UK’s DG for civil service reform moves to Home Office

By on 16/09/2015 | Updated on 25/09/2020
Oliver Robbins, now heading up the Brexit unit in the Cabinet Office, moved to the Home Office last year, from his previous role as the UK's DG for civil service reform in the Cabinet Office
Olly Robbins has left his DEXEU position, whilst retaining his job in the negotiations and taking on a new role as EU adviser in the Cabinet Office

The UK government’s director-general for civil service reform, Oliver Robbins, has been appointed to the newly-created role of second permanent secretary for the Home Office.

At the Home Office, Robbins will have responsibility for immigration and free movement policy, and oversight of the borders, immigration and citizenship system, according to a Home Office release published today.

A Home Office spokesman said Robbins “will spend this week meeting officials and being briefed on key issues in his portfolio, before starting his role formally on Monday, 21 September.”

Global Government Forum understands that the Cabinet Office will announce Robbins’s replacement shortly.

Robbins said: “I’m delighted to be joining the Home Office and to be working on some of the government’s top priorities.

“I look forward to joining the team driving the response to borders and immigration challenges within the Home Office and across government.”

Home Office permanent secretary Mark Sedwill said: “I’m very pleased that Olly Robbins is joining the Home Office.

“I’m looking forward to working with Olly as we deliver the Department’s priorities to secure the UK border, control immigration and welcome the Syrian refugees we are resettling in the UK.”

Before taking up the post of DG for civil service reform at the Cabinet Office, Robbins was the deputy national security adviser to the prime minister – a Cabinet Office post he held for more than three years from July 2010.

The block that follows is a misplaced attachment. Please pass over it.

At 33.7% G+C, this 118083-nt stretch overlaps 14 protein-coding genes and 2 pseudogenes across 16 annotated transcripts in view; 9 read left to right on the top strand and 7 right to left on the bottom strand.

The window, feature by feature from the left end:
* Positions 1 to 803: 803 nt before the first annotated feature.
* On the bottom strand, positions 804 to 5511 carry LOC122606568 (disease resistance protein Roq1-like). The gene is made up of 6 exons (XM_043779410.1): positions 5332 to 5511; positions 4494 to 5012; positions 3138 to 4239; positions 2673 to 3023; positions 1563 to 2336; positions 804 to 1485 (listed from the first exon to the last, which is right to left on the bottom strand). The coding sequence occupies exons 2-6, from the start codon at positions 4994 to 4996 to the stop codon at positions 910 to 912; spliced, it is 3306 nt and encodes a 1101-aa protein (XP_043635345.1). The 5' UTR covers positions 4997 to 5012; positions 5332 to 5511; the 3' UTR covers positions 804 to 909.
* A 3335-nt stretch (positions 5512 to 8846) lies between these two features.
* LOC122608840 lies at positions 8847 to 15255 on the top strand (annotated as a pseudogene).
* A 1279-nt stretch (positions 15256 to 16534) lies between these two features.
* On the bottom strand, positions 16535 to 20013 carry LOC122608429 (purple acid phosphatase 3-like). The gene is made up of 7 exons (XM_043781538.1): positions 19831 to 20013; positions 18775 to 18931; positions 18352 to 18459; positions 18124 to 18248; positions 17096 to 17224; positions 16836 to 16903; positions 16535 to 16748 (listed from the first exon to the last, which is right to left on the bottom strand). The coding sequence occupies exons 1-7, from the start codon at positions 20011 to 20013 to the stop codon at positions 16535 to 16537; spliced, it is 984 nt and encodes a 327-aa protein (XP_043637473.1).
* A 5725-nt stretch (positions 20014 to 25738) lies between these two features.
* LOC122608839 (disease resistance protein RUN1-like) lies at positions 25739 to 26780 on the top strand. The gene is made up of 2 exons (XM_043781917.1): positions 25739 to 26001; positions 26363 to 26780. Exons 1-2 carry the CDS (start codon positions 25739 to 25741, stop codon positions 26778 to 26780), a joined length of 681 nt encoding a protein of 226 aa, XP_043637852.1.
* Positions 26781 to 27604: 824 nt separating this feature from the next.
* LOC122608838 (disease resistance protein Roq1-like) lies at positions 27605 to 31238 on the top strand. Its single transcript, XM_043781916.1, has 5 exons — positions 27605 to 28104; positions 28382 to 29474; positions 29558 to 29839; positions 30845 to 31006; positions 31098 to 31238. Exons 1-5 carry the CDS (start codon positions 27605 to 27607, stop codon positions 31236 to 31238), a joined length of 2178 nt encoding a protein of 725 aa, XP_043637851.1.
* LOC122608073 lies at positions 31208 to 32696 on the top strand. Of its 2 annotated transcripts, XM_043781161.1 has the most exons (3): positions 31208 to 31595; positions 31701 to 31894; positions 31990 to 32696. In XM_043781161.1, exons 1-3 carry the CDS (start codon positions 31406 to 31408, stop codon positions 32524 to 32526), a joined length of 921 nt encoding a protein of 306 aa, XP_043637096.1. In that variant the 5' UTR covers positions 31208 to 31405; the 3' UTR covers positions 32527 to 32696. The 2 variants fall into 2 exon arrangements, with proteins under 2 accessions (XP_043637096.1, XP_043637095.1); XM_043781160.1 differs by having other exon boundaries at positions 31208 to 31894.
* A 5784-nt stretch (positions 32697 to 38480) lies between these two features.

Robbins also worked as principal private secretary to former prime minister Tony Blair and then Gordon Brown from July 2006 to November 2007.

He first became a civil servant when he joined the Treasury as a graduate entrant in 1996.

He held various roles at the UK spending department where he spent almost ten years.

He was first promoted to the senior civil service to lead the Treasury’s Corporate and Private Finance team in 2003, where he was responsible for the financial and economic policy interests in state-owned industries and project finance.

About Winnie Agbonlahor

Winnie is news editor of Global Government Forum. She previously reported for Civil Service World - the trade magazine for senior UK government officials. Originally from Germany, Winnie first came to the UK in 2006 to study a BA in Journalism & Russian at the University of Sheffield. She is bilingual in English and German, and, after spending an academic year abroad in Russia and reporting for the Moscow Times, Winnie also speaks Russian fluently.

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